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REVIEW ARTICLE
Year : 2018  |  Volume : 4  |  Issue : 1  |  Page : 21-34

Maggot debridement therapy: A practical review


1 Department of Surgery, St. Luke's University Health Network, Bethlehem, PA, USA
2 Medical School of Temple/St. Luke's University Hospital Campus, Bethlehem, PA, USA
3 Wound Care Center, St. Luke's University Health Network, Bethlehem, PA, USA
4 Department of Surgery, St. Luke's University Health Network; Wound Care Center, St. Luke's University Health Network, Bethlehem, PA, USA
5 Department of Research and Innovation, St. Luke's University Health Network, Bethlehem, PA, USA

Correspondence Address:
Dr. Stanislaw P Stawicki
Department of Research and Innovation, St. Luke's University Health Network, Bethlehem, PA 18015
USA
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Source of Support: None, Conflict of Interest: None


DOI: 10.4103/IJAM.IJAM_6_18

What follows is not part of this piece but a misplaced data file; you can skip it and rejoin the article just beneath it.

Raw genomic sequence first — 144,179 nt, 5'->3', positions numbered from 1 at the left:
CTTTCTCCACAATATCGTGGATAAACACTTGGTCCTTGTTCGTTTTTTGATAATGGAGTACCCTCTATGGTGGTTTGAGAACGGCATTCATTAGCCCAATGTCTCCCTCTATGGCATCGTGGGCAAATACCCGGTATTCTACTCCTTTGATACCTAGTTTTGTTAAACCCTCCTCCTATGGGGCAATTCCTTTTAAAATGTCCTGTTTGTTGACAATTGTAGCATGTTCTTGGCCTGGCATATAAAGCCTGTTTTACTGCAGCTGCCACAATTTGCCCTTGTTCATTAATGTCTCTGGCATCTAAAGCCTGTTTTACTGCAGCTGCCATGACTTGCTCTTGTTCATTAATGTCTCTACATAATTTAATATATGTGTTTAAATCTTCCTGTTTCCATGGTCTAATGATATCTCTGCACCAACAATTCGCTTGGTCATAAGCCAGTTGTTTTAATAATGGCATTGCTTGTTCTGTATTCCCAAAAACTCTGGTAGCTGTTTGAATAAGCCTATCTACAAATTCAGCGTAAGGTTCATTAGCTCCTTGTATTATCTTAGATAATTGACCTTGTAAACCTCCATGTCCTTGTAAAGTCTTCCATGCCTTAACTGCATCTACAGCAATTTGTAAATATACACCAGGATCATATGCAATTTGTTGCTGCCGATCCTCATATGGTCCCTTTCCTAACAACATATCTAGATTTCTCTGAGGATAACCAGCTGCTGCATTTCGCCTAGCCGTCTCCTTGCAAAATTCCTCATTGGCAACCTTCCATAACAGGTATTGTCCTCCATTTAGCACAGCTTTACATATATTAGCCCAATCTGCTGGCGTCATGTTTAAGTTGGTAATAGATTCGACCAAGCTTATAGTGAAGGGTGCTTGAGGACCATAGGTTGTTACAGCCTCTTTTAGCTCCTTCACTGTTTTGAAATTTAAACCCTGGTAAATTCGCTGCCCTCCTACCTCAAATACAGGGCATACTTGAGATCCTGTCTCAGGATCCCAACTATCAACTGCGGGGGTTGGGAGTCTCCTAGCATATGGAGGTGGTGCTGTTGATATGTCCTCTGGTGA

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Maggot debridement therapy (MDT) has a long and well-documented history. Once a popular wound care treatment, especially prior to the discovery of antibiotics, modern dressings or debridement techniques, MDT fell out of favor after the 1940s. With the increasing prevalence of chronic medical conditions and associated complex and difficult-to-treat wounds, new approaches have become necessary to address emerging issues such as antibiotic resistance, bacterial biofilm persistence and the high cost of advanced wound therapies. The constant search for a dressing and/or medical device that will control pain, remove bacteria/biofilm, and selectively debride necrotic wound material, all while promoting the growth of healthy new tissue, remains elusive. On review of the current literature, MDT comes very close to addressing all of the previously mentioned factors, while at the same time remaining cost-effective. Complications of MDT are rare and side effects are minimal. If patients and providers can look past the obvious anxiety associated with the management and presence of larvae, they will quickly see the benefits of this underutilized modality for healing multiple types of wounds. The following core competencies are addressed in this article: Medical knowledge, Patient care, Practice-based learning and improvement.


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